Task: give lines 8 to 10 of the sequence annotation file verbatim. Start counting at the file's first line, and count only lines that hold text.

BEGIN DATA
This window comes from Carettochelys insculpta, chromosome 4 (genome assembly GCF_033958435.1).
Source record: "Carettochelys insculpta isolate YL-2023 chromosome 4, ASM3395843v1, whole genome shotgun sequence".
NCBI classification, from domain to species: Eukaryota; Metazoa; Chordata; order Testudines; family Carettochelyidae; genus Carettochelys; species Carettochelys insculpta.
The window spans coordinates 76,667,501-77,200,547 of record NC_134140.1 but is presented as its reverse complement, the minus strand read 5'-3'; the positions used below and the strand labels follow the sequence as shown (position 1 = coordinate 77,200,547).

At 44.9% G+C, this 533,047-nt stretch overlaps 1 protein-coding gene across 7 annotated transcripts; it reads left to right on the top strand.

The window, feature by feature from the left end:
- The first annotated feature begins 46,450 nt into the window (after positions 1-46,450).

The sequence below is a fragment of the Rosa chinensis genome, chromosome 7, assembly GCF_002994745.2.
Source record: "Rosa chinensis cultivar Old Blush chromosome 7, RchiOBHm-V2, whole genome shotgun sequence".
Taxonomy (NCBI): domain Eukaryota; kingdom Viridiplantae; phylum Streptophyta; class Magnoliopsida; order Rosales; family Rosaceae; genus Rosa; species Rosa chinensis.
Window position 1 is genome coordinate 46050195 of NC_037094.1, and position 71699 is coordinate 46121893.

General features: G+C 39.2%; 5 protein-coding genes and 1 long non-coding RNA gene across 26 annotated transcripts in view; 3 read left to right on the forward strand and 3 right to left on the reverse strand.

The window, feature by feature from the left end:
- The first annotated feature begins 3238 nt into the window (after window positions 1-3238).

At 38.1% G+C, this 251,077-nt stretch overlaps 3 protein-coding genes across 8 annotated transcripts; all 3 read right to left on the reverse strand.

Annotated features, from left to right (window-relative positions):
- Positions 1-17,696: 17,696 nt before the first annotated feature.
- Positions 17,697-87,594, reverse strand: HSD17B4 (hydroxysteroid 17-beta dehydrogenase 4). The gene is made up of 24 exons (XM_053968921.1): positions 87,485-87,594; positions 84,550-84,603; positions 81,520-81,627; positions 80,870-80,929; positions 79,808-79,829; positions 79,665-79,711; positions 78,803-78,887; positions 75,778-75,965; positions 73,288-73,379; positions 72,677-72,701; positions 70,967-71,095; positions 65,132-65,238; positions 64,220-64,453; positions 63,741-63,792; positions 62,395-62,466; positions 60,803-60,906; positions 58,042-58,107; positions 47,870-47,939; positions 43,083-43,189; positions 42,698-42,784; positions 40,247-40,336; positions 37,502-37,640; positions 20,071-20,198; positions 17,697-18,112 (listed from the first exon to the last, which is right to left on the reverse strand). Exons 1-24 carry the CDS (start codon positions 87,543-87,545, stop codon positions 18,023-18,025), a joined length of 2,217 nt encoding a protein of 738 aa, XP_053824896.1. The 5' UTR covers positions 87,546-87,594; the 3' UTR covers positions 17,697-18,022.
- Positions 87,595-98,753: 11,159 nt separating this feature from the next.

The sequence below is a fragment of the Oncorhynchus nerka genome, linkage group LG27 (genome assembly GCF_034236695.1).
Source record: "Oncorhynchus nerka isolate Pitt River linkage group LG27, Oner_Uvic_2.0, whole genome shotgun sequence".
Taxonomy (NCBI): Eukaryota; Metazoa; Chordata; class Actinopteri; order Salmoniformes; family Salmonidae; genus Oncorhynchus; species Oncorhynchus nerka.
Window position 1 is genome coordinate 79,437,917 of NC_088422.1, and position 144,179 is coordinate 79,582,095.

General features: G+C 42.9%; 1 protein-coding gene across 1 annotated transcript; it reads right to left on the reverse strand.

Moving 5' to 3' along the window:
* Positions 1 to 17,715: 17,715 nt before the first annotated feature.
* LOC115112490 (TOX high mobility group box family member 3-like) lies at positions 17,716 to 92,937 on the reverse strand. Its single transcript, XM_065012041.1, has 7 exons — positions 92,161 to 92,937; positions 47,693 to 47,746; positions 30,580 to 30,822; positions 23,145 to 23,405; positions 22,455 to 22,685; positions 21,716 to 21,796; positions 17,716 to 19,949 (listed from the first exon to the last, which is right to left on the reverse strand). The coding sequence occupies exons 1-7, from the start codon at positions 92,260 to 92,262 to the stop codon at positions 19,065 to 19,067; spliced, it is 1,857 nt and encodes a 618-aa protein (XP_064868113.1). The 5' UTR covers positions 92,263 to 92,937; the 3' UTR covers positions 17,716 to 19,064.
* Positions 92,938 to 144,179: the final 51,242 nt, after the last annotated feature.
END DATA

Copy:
The sequence below is a fragment of the Rosa chinensis genome, chromosome 7, assembly GCF_002994745.2.
Source record: "Rosa chinensis cultivar Old Blush chromosome 7, RchiOBHm-V2, whole genome shotgun sequence".
Taxonomy (NCBI): domain Eukaryota; kingdom Viridiplantae; phylum Streptophyta; class Magnoliopsida; order Rosales; family Rosaceae; genus Rosa; species Rosa chinensis.